Much of what we are calling "wild fish" are simply the progeny of genetically mixed stocks which have proven themselves survivor stocks.

uplandsandpiper wrote 3 years ago


I want to thank you for this succinct essay on this hugely complex issue. One thing that bugs me most about the salmon/steelhead issue is how the word "environmentalist" is used to pigeon hole a group of people. A lot of people care about the environment, in fact given that you obviously care about habitat, makes you an environmentalist in my mind. I feel we are alienating a lot of folks by talking about "environmentalist" as this evil group when in fact they are the people and organizations we need to restore and protect habitat for both hatchery and wild fish.

The dichotomy you refer to in the first paragraph goes back a long way. In historical documentation it is referred to as the "preservationist" vs the "conservationist" perspective and it fits nicely here. There are those that just want to "preserve" rivers as they were before man arrived on the landscape (e.g. no hatchery fish) or those who like yourself and me who want to "conserve" the resource ultimately so we can maintain use of the resource. The diversity of tools available to conservationists are diverse and includes everything from hatcheries, to habitat restoration, predator control, to dam removal, and modification of regulations to name a few. Whereas the actions of preservationists are limited as they simply want to see all trace of mans influence removed.

Perhaps I am getting hung up on semantics but I think a lot of responsible salmon and steelhead fisherman, who support maintaining hatcheries, consider themselves environmentalists. It is only those extreme perspectives that don't see humans as a natural part of the landscape that consider themselves preservationists. To them the very presence of hatchery fish in the river or a fisherman drifting a pink work taints the beauty of a river. They are of course completely wrong because there is nothing more beautiful than standing knee deep in Cascade snow melt fighting the world's greatest fish. The opportunity to experience that is the right of every man now and hopefully far into the future.

- Tyler Hicks

ospreyadventures wrote 3 years ago

There are a lot of advocacy groups involved in the hatchery/broodstock/wild debate. It is perplexing to me that one, the Native Fish Society, is using the court system to achieve their ends without interface with other fish minded organizations. In my study of this subject, it is readily apparent that there are many groups that have similar, if not parallel agendas. My intent in writing this piece was to center idealistically on what needs to be done. I realize this may not be possible, that it might very well have to be fought out in legal circles. I figure the best deterrent to legal battles would be to show political might in numbers as well as monetaritly. Therefore, it is my hope that these organizations with similar agendas will soon form a coalition that can give the NFS a reason to reconsider their approach.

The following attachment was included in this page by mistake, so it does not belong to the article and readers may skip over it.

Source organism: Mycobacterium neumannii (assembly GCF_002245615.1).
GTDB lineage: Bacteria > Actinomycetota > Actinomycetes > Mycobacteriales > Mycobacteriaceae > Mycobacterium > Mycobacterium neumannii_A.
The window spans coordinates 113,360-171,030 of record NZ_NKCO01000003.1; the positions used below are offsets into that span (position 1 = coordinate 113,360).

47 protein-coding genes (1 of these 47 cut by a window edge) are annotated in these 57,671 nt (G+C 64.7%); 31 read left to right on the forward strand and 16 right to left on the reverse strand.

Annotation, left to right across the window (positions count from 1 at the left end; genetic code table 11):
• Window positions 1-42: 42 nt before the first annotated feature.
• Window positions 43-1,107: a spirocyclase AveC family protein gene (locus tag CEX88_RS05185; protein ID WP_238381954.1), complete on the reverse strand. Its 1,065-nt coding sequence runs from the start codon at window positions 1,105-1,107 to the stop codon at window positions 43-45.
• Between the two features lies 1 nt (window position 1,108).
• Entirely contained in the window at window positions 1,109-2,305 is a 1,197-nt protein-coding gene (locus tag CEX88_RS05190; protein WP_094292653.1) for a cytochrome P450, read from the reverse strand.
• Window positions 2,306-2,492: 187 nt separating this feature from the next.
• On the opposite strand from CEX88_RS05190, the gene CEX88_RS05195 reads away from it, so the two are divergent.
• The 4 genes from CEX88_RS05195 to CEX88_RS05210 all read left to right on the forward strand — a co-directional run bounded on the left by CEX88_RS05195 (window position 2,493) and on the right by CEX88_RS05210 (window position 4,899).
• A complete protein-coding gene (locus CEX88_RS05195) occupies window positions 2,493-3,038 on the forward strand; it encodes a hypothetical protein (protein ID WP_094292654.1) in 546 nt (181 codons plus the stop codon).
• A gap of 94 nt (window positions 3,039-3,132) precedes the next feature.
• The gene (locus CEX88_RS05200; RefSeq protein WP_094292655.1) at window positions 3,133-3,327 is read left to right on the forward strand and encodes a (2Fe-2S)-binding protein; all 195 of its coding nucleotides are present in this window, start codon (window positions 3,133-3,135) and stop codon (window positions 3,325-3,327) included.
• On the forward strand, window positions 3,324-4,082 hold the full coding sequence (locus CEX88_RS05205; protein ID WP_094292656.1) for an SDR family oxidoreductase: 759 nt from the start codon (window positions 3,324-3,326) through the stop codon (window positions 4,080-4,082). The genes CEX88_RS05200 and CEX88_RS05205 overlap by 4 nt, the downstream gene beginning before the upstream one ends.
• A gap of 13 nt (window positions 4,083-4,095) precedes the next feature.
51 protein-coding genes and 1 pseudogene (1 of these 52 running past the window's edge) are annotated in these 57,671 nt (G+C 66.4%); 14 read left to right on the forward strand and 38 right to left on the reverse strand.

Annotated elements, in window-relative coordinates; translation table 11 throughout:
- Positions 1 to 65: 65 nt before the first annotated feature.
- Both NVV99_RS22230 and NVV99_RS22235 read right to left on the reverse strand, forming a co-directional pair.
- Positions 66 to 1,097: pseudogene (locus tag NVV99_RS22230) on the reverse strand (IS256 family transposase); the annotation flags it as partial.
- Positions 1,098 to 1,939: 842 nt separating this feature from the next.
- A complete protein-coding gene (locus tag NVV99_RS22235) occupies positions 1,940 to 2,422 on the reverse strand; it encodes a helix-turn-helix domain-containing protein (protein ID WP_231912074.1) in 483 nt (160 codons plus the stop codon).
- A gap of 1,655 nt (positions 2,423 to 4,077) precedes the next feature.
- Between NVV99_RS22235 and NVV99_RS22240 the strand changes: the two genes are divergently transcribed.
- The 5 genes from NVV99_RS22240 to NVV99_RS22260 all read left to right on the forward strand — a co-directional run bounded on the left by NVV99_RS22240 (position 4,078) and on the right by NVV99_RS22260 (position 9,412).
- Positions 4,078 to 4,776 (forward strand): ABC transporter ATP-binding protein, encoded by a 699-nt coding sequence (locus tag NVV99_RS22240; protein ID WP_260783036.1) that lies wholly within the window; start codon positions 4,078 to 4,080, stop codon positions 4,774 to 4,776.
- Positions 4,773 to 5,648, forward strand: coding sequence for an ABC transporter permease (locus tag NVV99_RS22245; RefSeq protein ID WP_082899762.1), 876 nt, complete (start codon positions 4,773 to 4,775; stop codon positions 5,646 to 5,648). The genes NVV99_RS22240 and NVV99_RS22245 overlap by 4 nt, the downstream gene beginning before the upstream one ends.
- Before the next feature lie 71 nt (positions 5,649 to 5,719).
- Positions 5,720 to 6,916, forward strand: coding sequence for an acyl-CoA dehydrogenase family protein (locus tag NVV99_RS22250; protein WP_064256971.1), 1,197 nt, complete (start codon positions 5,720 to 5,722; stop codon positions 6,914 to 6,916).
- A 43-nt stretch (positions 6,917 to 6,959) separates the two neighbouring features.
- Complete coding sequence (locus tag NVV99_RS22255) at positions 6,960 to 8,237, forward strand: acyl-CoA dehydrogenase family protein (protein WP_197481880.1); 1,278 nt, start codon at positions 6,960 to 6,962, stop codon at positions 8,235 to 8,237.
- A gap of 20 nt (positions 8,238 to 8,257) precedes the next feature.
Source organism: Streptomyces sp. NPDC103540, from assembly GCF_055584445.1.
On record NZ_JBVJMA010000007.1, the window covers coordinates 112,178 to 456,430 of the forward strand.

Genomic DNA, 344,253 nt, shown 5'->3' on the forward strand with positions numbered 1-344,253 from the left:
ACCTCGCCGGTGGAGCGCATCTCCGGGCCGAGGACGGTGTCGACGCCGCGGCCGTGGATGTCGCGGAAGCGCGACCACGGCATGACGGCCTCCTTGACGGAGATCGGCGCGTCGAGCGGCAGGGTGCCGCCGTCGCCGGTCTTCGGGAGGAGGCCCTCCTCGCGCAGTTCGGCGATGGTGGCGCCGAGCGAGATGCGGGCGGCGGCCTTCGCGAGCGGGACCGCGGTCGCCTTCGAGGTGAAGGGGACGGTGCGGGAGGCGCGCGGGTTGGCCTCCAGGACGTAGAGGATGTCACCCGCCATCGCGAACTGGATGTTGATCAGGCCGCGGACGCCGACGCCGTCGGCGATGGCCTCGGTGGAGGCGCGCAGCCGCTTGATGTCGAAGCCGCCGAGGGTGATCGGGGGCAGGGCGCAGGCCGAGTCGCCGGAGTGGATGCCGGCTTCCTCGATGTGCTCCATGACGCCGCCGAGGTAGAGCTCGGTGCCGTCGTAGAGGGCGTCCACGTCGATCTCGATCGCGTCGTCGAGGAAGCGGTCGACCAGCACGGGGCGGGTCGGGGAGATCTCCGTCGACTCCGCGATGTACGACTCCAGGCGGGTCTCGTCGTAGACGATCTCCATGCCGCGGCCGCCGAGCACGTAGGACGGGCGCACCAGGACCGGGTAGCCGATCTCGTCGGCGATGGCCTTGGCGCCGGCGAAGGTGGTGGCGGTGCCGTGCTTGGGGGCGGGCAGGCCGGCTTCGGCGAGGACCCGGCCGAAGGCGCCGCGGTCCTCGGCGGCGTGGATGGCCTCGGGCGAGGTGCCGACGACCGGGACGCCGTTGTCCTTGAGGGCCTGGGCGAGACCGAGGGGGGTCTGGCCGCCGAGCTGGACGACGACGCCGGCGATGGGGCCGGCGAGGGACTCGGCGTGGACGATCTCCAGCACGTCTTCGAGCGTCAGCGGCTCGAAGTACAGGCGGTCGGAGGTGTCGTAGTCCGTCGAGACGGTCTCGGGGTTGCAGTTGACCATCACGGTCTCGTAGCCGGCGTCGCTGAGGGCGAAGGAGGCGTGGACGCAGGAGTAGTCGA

capttuna wrote 3 years ago

Can we walk and chew gum too? Time for conservationists (those who believe in the wise use of our natural resources - that means commercial fishermen too) to form a united group to lobby our Federal representatives for changes to the EPA to allow loal management of predators. I know it's hard, but no pain- no gain. Or...you can continue to watch the weilders of the whip (the protectionists, who hate progress and a healthy fishery [economy] drive us back to the Stone Age when only the predators harvested the resource.

Im Grumpy wrote 3 years ago

Assuming a generation of salmon is 4 years then I started fishing about 14 salmon generations ago. If the first generation was hatchery born, released into the wild, are the following generations classified as wild or hatchery? Just curious.

Sallysea wrote 3 years ago

As you hear or read about the pros and cons of hatchery fish from researchers, keep in mind genetics is not limited to fish. When a theory is proposed, ask yourself how this might work with dogs, horses or humans. Also Conclusions generated within a research study should not exceed the parameters of the experimental design. In fisheries, they usually do when politically applicable to a cause.